Fitch did not investigate these loans. It simply reviewed the loan files and servicing files to identify frauds obvious on the face of the documents. They were able to identify likely frauds "in almost every file." Any honest, mildly competent review of the loan files by the loan brokers and lenders would have prevented these loans from being closed. The logical conclusion is that the lenders and brokers encouraged fraudulent loans.
Michael W. Hudson's new book, The Monster, reports on the results of numerous interviews with nonprime lenders. (He focused on Ameriquest.) Hudson reports that fraudulent nonprime lender personnel were compensated through perverse bonus programs that successfully encouraged them to do whatever it took to get liar's loans approved. That included forging the borrower's signature and changing information provided by the borrower to inflate income. He notes that:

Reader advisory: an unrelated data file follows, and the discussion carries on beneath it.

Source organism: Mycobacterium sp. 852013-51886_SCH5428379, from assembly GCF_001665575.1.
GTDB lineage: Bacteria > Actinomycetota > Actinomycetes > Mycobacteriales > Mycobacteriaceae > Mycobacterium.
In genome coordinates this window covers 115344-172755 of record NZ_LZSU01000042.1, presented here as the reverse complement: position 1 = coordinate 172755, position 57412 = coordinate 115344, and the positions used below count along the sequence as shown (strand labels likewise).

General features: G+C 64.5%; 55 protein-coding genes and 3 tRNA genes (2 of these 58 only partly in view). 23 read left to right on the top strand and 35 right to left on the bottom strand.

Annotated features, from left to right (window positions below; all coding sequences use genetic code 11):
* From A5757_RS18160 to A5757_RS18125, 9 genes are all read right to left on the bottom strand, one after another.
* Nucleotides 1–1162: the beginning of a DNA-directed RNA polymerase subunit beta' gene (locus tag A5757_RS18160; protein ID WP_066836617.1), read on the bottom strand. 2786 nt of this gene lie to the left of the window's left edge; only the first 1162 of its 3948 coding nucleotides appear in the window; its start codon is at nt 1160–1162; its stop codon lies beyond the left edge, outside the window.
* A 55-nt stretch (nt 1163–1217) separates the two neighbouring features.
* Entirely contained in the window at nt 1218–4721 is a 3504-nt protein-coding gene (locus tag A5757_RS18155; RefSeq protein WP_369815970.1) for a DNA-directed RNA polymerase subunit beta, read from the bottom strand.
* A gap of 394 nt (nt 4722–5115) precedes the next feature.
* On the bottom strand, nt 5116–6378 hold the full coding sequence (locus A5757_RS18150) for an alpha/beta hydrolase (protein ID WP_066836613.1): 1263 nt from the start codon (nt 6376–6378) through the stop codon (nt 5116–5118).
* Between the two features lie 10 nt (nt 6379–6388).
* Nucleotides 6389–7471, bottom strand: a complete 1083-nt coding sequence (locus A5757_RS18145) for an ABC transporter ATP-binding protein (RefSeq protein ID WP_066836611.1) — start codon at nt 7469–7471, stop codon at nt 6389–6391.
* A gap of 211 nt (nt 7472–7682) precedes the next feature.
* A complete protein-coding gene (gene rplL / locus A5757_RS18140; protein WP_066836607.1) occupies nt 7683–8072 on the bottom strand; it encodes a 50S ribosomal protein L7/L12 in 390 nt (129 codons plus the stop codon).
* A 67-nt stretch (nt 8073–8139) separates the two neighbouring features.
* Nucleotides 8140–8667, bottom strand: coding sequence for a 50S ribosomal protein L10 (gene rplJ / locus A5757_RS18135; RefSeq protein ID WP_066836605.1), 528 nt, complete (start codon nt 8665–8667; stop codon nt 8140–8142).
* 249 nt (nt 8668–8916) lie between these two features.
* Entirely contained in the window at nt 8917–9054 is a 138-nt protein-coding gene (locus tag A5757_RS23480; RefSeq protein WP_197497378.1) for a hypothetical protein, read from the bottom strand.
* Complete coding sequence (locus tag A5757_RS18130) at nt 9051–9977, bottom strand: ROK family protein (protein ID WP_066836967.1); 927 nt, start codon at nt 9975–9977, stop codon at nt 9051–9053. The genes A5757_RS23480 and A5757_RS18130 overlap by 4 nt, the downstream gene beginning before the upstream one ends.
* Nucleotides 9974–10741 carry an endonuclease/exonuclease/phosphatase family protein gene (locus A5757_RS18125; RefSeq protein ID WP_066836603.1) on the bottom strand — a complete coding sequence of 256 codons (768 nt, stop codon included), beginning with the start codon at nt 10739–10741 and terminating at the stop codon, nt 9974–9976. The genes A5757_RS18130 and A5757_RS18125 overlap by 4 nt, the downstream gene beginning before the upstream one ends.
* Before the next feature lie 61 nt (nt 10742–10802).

One former loan officer and branch manager testified that inflating property appraisals served the "dual purpose of both making sure the loan was approved by the home office as well as making the loan more attractive to sell to investors" (p. 156).
Hudson also explains the tactics that loan officers use to intimidate borrowers to ensure that they did not read the false disclosures that the officers had fabricated (p. 157).
Recent studies by criminologists show the leading role that lenders and loan brokers took in creating fraudulent loan applications. Tomson H. Nguyen and Henry N. Pontell recently published an article reporting the results of their interviews with lender personnel and loan brokers. (I published the responsive policy essay on their article.)
The lender personnel overwhelmingly justified their actions by claiming that they were helping the borrower obtain the financing essential to permit them to become homeowners. They took the lead in creating the fraudulent values in the application because they knew the desired values. They perceived the lenders as not caring about the accuracy of the loan applications. There's no real fraud from their perspective because everyone - the lender, the broker, and the borrower - knows that the numbers are fictions.